The budget’s declining effect on the stock market
AN investor in 1992 could make more money in a month by just buying index stocks ahead of the budget than he would have by investing in a fixed deposit for a year. And he could have taken this risk with great success multiple times during that decade. But no longer. The Union budget is not what it used to be for equity markets. Wild swings in stock prices as the finance minister speaks to the nation about how the government is going to spend its money have been on the decline. A Mint analysis of 31 budget day movements (including interim budgets) since 1991, the year when liberalisation began, shows that average budget day movement for the Sensex has been trending downwards, perhaps helped by the realization that reforms are not a budget-only phenomenon. The market moved more than 10% (the difference between the day's high and low for the Sensex) when the government presented the budget in 1993. This was down to 2.35% in 2015. The average budget day move has decreased from 4.2% in the 90s to 3.78% in the subsequent decade, and 2.49% after 2010.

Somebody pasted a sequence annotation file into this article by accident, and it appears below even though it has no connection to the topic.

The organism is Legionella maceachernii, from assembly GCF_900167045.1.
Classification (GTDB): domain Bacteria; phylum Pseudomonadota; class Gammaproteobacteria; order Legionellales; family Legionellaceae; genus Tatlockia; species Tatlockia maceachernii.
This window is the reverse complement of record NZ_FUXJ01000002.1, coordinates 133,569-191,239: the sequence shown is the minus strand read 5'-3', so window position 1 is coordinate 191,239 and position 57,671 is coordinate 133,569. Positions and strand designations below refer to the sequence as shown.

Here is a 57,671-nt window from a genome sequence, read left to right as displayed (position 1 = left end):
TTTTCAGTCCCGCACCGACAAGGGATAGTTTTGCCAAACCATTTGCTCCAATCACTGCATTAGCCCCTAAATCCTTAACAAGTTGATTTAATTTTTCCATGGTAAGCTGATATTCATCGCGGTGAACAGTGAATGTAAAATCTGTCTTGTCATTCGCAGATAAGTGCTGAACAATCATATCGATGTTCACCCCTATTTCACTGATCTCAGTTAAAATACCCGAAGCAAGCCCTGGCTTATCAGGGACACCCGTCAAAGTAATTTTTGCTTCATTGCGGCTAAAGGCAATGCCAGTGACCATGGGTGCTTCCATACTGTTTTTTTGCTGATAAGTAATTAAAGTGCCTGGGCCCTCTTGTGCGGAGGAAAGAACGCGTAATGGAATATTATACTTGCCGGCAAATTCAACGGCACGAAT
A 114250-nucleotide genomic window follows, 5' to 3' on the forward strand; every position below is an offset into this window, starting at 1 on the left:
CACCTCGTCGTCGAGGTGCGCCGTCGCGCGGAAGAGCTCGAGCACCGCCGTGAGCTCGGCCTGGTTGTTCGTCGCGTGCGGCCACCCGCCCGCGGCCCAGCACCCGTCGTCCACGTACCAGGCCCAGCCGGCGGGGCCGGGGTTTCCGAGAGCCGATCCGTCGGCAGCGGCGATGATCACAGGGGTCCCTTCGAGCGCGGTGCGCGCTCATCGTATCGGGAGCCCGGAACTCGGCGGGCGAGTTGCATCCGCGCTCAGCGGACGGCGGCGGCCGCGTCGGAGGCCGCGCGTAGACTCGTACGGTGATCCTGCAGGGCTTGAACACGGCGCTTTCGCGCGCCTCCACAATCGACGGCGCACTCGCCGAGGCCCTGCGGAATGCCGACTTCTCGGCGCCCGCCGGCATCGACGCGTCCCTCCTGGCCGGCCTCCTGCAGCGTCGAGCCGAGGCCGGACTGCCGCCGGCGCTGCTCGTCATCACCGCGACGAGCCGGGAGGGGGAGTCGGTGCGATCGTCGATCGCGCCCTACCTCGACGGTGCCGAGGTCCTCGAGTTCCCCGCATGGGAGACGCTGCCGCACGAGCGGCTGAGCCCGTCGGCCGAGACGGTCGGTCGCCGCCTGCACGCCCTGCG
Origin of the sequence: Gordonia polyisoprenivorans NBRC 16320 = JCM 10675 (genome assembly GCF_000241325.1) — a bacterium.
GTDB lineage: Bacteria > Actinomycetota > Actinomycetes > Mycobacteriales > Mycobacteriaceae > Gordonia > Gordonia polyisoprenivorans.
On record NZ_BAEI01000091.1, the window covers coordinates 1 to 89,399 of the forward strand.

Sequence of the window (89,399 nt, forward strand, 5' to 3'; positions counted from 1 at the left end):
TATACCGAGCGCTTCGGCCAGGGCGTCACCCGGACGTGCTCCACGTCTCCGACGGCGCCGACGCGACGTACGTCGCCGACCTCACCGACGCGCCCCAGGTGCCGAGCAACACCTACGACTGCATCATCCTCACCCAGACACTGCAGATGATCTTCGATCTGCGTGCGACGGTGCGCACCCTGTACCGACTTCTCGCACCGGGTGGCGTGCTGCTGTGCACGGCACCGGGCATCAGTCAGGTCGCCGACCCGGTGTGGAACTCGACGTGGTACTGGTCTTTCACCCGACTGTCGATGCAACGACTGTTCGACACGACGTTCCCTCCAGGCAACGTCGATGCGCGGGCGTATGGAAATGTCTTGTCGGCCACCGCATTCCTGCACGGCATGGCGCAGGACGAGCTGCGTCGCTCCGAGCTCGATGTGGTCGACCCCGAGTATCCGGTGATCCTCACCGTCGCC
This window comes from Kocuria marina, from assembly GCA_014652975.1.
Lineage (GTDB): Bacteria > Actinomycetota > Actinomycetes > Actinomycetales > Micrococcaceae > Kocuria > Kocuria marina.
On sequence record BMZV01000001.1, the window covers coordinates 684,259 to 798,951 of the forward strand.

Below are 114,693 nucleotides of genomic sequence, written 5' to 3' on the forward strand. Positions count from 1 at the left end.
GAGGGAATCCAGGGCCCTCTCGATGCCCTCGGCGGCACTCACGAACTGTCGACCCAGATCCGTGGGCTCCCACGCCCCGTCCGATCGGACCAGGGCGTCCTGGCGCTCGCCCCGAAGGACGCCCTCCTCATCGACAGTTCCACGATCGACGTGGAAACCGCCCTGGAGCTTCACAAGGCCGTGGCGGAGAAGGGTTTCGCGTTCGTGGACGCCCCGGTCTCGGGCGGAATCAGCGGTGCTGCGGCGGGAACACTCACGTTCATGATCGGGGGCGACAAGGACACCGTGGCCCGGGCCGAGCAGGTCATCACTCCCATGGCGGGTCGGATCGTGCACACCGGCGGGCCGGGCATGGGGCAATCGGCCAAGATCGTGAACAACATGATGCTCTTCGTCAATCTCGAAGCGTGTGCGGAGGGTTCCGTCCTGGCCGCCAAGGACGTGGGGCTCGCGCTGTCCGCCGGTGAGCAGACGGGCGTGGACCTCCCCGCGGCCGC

"Recent history shows that the budget is likely to be not an inflexion point for the market but rather another step in the direction of an economic recovery and long-term reform," says an 11 February report from investment bank Morgan Stanley. Even anticipation of reforms or big-bang announcements seems to be declining. There were multiple occasions in the 90s when investors could have made more than 10% in the single month leading up to the budget. The pre-budget rise was as high as 36.29% in 1992. This was down to 7.37% in the 2000s. The trend has shown a further downward drift since then. Gains have been limited, and one-month returns have actually been negative in the run-up to every budget since 2007. Post-budget one-month returns tend to be negative if pre-budget expectations have been positive, especially in recent years. Eight out of 14 instances where market returns were positive before the budget have seen negative returns afterwards. There were positive returns in the one month after the budget eight times out of the 17 times that the Sensex was negative leading up to the budget. What about the current year? The Sensex was already down 5.29% by 15 February, making this month leading up to the budget the eighth worst (unless the trend is reversed in the next couple of weeks). This fall is greater than MSCI World (3.73%) and MSCI Emerging Markets (2.09%). So could the current fall ahead of the budget be seen as a buying opportunity? An 11 February Bank of America Merrill Lynch Equity Strategy report said that the market offers value even if the budget doesn't make much of a bang.